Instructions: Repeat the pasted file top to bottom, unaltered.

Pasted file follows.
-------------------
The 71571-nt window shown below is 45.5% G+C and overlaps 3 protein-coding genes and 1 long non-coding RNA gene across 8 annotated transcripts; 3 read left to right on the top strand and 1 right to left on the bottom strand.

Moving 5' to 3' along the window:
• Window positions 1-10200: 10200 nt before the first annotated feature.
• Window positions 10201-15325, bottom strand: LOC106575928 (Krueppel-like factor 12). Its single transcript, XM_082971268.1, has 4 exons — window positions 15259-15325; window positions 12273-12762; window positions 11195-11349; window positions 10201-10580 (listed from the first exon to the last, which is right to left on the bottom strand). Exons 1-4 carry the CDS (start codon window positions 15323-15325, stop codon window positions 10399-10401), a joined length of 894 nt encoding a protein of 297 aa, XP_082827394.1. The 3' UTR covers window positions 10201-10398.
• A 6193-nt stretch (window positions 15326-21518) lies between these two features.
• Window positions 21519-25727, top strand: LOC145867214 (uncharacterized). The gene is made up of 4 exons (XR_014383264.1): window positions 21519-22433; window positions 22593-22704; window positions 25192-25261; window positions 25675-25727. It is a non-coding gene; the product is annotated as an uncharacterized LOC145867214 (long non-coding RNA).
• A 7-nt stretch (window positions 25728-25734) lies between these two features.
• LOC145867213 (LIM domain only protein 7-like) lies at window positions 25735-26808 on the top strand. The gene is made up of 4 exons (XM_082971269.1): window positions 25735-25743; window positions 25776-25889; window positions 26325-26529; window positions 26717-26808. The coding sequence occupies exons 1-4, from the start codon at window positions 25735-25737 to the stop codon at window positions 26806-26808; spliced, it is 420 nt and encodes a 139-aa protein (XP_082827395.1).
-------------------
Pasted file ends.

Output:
The 71571-nt window shown below is 45.5% G+C and overlaps 3 protein-coding genes and 1 long non-coding RNA gene across 8 annotated transcripts; 3 read left to right on the top strand and 1 right to left on the bottom strand.

Moving 5' to 3' along the window:
• Window positions 1-10200: 10200 nt before the first annotated feature.
• Window positions 10201-15325, bottom strand: LOC106575928 (Krueppel-like factor 12). Its single transcript, XM_082971268.1, has 4 exons — window positions 15259-15325; window positions 12273-12762; window positions 11195-11349; window positions 10201-10580 (listed from the first exon to the last, which is right to left on the bottom strand). Exons 1-4 carry the CDS (start codon window positions 15323-15325, stop codon window positions 10399-10401), a joined length of 894 nt encoding a protein of 297 aa, XP_082827394.1. The 3' UTR covers window positions 10201-10398.
• A 6193-nt stretch (window positions 15326-21518) lies between these two features.
• Window positions 21519-25727, top strand: LOC145867214 (uncharacterized). The gene is made up of 4 exons (XR_014383264.1): window positions 21519-22433; window positions 22593-22704; window positions 25192-25261; window positions 25675-25727. It is a non-coding gene; the product is annotated as an uncharacterized LOC145867214 (long non-coding RNA).
• A 7-nt stretch (window positions 25728-25734) lies between these two features.
• LOC145867213 (LIM domain only protein 7-like) lies at window positions 25735-26808 on the top strand. The gene is made up of 4 exons (XM_082971269.1): window positions 25735-25743; window positions 25776-25889; window positions 26325-26529; window positions 26717-26808. The coding sequence occupies exons 1-4, from the start codon at window positions 25735-25737 to the stop codon at window positions 26806-26808; spliced, it is 420 nt and encodes a 139-aa protein (XP_082827395.1).